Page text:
on 9/16/02 11:56 PM, Bill Hider (N3RR) at firstname.lastname@example.org wrote:
> Now, sometimes the tower is located so far from the shack (house) that the
> impedance in the coax shield
> over that long run (say several hundreds of feet) is so large that you'd
> think the lightning would dissapate before
> it got to your shack. Well, maybe it would and maybe it wouldn't. Why not
> be safe and provide a path for the lightning
> that YOU know is the one you want it to take? Add that measure of
> protection. In your case, 70 ' just doesn't come
> close to being far enough to ignore this, in my opinion.
This whole thing seems to be a bit of debate between people. To connect the
tower to the house ground or not to.
Most people I have talked to do not connect the tower ground to house
ground. The simplest reason, is you want to keep lightning strike energy
AWAY from the house. A big, long wire connecting 70 feet or more of length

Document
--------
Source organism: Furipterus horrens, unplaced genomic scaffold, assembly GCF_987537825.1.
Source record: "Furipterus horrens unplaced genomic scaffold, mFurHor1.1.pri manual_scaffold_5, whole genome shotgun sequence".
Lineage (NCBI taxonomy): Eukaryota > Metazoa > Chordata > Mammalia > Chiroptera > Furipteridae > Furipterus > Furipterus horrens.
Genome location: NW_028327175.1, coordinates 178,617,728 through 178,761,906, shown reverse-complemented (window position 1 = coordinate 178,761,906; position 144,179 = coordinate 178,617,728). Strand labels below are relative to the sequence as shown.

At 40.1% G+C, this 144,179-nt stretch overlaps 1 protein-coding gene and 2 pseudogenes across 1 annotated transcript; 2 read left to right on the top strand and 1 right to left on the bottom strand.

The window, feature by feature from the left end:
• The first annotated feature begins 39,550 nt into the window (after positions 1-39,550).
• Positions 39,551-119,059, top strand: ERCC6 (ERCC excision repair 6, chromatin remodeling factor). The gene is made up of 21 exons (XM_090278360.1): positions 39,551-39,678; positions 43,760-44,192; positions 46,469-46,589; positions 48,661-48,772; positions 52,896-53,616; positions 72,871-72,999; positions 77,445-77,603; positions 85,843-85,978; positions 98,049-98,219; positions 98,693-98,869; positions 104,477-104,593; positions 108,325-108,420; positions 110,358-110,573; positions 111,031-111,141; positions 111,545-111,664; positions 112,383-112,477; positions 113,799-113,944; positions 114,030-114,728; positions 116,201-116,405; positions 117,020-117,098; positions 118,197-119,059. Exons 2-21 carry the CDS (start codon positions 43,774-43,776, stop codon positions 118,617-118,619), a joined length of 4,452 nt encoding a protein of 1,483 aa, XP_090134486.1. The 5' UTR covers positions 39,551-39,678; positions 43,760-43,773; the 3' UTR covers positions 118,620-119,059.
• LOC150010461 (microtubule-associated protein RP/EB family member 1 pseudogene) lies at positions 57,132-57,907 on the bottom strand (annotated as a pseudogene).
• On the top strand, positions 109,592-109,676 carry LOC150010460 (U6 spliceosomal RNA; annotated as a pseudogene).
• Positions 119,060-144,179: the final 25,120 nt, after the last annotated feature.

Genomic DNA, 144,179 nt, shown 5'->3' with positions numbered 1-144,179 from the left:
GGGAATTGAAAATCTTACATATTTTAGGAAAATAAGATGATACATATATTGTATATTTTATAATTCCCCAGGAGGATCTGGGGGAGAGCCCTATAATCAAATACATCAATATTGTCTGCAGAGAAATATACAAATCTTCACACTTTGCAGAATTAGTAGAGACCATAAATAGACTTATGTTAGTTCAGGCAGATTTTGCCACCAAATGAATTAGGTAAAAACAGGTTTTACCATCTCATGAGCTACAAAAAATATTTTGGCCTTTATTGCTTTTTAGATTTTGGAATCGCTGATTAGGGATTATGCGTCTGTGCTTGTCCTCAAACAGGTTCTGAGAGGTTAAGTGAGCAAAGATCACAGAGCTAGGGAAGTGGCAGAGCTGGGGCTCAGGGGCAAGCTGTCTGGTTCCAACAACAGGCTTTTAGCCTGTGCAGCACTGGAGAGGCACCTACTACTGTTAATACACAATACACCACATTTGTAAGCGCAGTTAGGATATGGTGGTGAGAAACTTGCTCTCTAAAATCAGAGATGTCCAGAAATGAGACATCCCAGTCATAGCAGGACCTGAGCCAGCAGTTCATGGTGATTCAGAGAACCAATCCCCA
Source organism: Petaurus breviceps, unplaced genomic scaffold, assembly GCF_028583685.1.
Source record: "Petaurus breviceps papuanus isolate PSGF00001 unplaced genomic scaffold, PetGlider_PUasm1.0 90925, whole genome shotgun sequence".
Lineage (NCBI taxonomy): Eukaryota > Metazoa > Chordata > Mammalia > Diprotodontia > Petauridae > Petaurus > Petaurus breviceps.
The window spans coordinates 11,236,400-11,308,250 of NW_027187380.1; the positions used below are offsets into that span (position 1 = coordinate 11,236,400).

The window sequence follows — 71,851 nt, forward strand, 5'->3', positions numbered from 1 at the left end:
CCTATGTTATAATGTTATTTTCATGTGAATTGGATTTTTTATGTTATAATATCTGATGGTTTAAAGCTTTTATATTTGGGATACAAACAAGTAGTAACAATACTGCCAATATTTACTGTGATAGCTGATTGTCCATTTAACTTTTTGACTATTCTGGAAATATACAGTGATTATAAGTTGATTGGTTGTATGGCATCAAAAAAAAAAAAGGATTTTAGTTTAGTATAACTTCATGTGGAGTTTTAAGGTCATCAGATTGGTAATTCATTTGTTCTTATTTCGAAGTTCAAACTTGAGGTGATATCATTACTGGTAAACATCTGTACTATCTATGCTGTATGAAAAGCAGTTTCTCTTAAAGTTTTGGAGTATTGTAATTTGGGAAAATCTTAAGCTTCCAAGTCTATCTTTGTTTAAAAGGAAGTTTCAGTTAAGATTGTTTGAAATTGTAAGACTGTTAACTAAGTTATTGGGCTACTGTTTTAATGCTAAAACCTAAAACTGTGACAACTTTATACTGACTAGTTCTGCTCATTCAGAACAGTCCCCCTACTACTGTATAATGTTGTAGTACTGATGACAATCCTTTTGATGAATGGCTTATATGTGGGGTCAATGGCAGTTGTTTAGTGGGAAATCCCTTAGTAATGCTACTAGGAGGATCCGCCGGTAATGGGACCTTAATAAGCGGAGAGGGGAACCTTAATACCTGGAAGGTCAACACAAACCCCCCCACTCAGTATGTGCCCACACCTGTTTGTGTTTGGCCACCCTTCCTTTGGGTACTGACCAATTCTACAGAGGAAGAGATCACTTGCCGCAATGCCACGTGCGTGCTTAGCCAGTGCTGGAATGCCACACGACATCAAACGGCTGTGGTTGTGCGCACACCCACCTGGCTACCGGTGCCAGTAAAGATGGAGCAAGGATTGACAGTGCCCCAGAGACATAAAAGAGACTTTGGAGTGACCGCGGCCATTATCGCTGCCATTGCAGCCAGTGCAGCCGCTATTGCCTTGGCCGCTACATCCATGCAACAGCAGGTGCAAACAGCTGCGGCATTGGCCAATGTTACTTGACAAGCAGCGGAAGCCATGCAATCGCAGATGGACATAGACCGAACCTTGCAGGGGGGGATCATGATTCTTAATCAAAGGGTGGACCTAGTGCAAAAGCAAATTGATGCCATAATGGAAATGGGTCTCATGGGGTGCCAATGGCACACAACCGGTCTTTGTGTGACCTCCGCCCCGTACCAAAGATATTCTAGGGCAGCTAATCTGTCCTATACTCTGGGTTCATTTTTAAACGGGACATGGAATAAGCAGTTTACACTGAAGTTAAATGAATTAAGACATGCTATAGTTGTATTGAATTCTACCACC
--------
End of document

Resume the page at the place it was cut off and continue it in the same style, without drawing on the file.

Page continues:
is going to have a lot of inductance to lightning and won't do much good
The reason for tying electrical grounds together is for safety reasons as
you want all "ground" points to be at the same potential relative to the hot
wire in the electrical circuit. Otherwise, you can create major problems as
ground is not always "ground." Tying electrical grounds together fixes
This is a different purpose for the tower ground. In fact, I personally
think that keeping the ground separate is a very good thing as you want to
keep al lightning strike AWAY from your house electrical system.
The best protection of shack and equipment is as one person said to
disconnect everything. Sure, but it's not always practical. So the
alternative is to bite the bullet and drop the big bucks for surge
suppressors. One of the guys that helped me put up my tower told me in no
uncertain terms to do this. He said EVERY line coming from the tower going
into the house needs to be protected. The surge arrestors should be as
close to ground as possible and grounded right near the tower.
So yesterday I ponied up the big bucks and spent the money to get the
arrestors for every line. Cable Experts sells the ICE, Alpha Delta and
Polyphaser models. The ICE ones that I bought cost $40 to $46 each and look
to have a pretty good design.
NA9D (ex: KE9NA)
Life Member: ARRL, NRA
Member: AMSAT, DXCC
"A life lived in fear is a life half lived."